A portion of the Banwolseong Palace Fortress in Gyeongju from 1916.
Hello Again Everyone!!
The ancient city of Gyeongju is located in the southeastern part of Gyeongsangbuk-do Province. Gyeongju has a population over 264,000 people, and it’s the second largest city, by area, in the entire province behind Andong.
Gyeongju was once known as Seorabeol. Gyeongju was the capital of the Silla Kingdon (57 B.C. to 935 A.D.). The Silla Kingdom, at its height, ruled over two-thirds of the entire Korean Peninsula between the 7th and 9th centuries. Gyeongju is known as the “museum without walls” for the nearly 200 Treasures and National Treasures spread throughout its city limits like the famed Bulguksa Temple, Seokguram Hermitage, and Bunhwangsa Temple.
This article will more narrowly focus on the lesser known and visited sites in Gyeongju. One of these is the Banwolseong Palace Fortress just north of the Gyeongju National Museum. The Banwolseong Palace Fortress means “Half Crescent Moon” and it was first constructed in 101 A.D. It was the second royal palace in Gyeongju behind Geumseong.
Just across the road is Anapji Pond. Anapji Pond is an artificial pond that was first constructed in 674 A.D. by order of King Munmu (r.661-681 A.D.). The pond is located on the northeastern edge of the Banwolseong Palace Fortress site. Its oval shape measures 200 metre across east to west and 180 metres across north to south. The pond was constructed to commemorate the unification of the Silla Dynasty during the previous decade.
To the south of the ancient palace and fortress lies the 494 metre tall Mt. Namsan. With an area of eight kilometres by twelve, as well as over 40 valleys, there are a countless amount of treasures hidden on this sacred landmark.
A pair of these sites can be found along the Samneung Valley. The first of the two, about half way up the valley, is the Seated Stone Buddha. The statue of Seokgamoni-bul appears on a mountainous plateau. Sitting on a beautiful lotus pedestal, this statue was once disfigured with its head broken off and its face in pieces. At first, the statue was slapped together with concrete; but more recently, between 2007 and 2008, it was put back together. While not as beautiful as it once was in ancient times, it looks a lot better than its once deforming make-over. This is Korea’s Treasure #666.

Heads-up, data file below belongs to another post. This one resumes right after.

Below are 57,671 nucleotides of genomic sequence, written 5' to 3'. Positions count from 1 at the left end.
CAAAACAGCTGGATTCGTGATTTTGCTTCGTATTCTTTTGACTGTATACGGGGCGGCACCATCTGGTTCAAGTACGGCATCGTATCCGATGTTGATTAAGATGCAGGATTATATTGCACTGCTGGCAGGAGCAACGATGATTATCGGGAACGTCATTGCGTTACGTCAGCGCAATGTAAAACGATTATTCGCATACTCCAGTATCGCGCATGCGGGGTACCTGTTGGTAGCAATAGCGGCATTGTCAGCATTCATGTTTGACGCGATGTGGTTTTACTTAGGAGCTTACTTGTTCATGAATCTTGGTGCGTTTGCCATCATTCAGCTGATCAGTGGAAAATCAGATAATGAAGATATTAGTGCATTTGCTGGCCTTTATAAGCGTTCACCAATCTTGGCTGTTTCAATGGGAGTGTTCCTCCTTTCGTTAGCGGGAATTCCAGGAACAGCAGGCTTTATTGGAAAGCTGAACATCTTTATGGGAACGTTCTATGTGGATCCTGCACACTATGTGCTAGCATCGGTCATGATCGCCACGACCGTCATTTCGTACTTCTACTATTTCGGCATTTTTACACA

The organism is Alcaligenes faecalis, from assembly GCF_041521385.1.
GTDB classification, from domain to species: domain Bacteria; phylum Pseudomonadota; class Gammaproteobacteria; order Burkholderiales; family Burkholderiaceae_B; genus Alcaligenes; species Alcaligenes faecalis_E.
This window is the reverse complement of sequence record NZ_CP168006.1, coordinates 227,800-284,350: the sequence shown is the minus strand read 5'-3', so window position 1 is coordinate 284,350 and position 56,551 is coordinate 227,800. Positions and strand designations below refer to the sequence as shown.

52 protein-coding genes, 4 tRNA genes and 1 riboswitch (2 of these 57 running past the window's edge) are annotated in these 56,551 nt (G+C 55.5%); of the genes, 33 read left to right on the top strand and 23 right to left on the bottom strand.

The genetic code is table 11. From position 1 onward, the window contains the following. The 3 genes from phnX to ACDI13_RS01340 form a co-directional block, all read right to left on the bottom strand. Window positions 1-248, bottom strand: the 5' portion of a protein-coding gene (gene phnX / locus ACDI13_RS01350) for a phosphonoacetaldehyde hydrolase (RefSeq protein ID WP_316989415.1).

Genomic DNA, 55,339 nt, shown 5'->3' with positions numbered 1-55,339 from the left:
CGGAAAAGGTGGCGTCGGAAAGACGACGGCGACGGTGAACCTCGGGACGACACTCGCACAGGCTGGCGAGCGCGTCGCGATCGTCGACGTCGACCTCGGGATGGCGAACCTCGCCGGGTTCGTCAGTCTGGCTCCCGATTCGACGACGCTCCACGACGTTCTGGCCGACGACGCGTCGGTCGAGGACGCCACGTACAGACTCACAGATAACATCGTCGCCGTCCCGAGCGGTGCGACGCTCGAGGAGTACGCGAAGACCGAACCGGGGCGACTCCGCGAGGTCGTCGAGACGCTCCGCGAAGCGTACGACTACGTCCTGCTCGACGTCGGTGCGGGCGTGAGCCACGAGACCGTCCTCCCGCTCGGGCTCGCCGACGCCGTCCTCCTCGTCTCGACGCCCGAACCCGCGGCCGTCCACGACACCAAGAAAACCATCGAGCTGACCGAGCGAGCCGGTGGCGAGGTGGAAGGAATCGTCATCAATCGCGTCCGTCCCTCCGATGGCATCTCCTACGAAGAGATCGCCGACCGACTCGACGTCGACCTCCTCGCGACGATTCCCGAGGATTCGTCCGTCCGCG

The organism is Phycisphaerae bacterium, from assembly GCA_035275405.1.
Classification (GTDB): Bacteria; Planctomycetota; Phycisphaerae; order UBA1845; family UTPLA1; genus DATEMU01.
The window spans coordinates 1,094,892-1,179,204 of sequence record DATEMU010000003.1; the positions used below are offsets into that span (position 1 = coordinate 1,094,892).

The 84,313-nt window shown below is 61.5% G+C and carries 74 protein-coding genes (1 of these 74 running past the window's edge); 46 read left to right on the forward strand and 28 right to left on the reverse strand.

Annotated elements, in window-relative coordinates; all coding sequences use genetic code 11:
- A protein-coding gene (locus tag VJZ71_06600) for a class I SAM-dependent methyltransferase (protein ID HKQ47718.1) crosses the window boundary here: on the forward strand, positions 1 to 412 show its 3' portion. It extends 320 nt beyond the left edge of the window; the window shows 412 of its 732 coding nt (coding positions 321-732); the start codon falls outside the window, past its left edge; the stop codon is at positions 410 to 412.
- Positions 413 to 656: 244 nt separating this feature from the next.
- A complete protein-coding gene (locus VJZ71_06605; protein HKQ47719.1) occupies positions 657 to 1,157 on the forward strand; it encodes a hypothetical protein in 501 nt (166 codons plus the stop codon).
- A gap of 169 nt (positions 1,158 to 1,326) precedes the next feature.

Another site to be enjoyed along the Samneung Valley on the southern side of Mt. Namsan is a little further up the trail from the Seated Stone Buddha. This time, and past the Sangseonam Hermitage, is the Larged Seated Statue of Mireuk-bul (The Future Buddha). Now off-limits because of falling debris from the neighbouring mountain, this amazing sculpture stands an impressive seven metres in height. With its panoramic views of the southern parts of Gyeongju, it makes for quite the photo-op. The sculpture dates back to the Silla Dynasty.
Yet another site to be enjoyed on Mt. Namsan is on the northern side of the mountain. Chilbulam Hermitage, known as the “Seven Buddhas Hermitage,” in English, dates back only a hundred years. A nun was hunting for mushrooms on the northern side of Mt. Namsan, when by mere chance she stumbled upon a pair of statues that make up the seven Buddhas statues. They were buried in the ground, so she dug them up. Now, Chilbulam Maae Stone Buddha is National Treasure #312. The stone statues date back to the 8th century. As for the temple itself, Chilbulam Hermitage’s main hall, Samseong-gak and dorms date back to 2009. Above the hermitage is Treasure #199, which is a 1.4 metre tall cliff-side carving of Gwanseeum-bosal (The Bodhisattva of Compassion).
The beautiful Anapji Pond next to the Banwolseong Palace Fortress also from 1916.
The mountainous terrain where the Banwolseong Palace Fortress is located.
And another view of the Banwolseong Palace Fortress from 1916.
The view from Mt. Namsan in southern Gyeongju from 1916.
A look up towards the peaks of Mt. Namsan in 1916, as well.
The Seated Stone Buddha of Mt. Namsan in 1917.
The Large Seated Statue of Mireuk-bul on Mt. Namsan in 1917.
Part of National Treasure # 312 at Chilbulam Hermitage in 1917.
Another part of the famed statue at Chilbulam Hermitage.
A look towards the Banwolseong Palace Fortress in 2006.
As well as Anapji Pond from 2006.
Another beautiful look at Anapji Pond from 2011.
The view from Mt. Namsan from 2013.
Another scenic look down from Mt. Namsan in 2013.
One last look down Mt. Namsan at Gyeongju.
The Seated Stone Buddha on Mt. Namsan in 2013.
Further up the valley is this Larged Seated Statue of Mireuk-bul in 2013.
A closer look at the off-limits statue.
Part of National Treasure #312 at Chilbulam Hermitage in 2013.
And another look at the statues at Chilbulam Hermitage.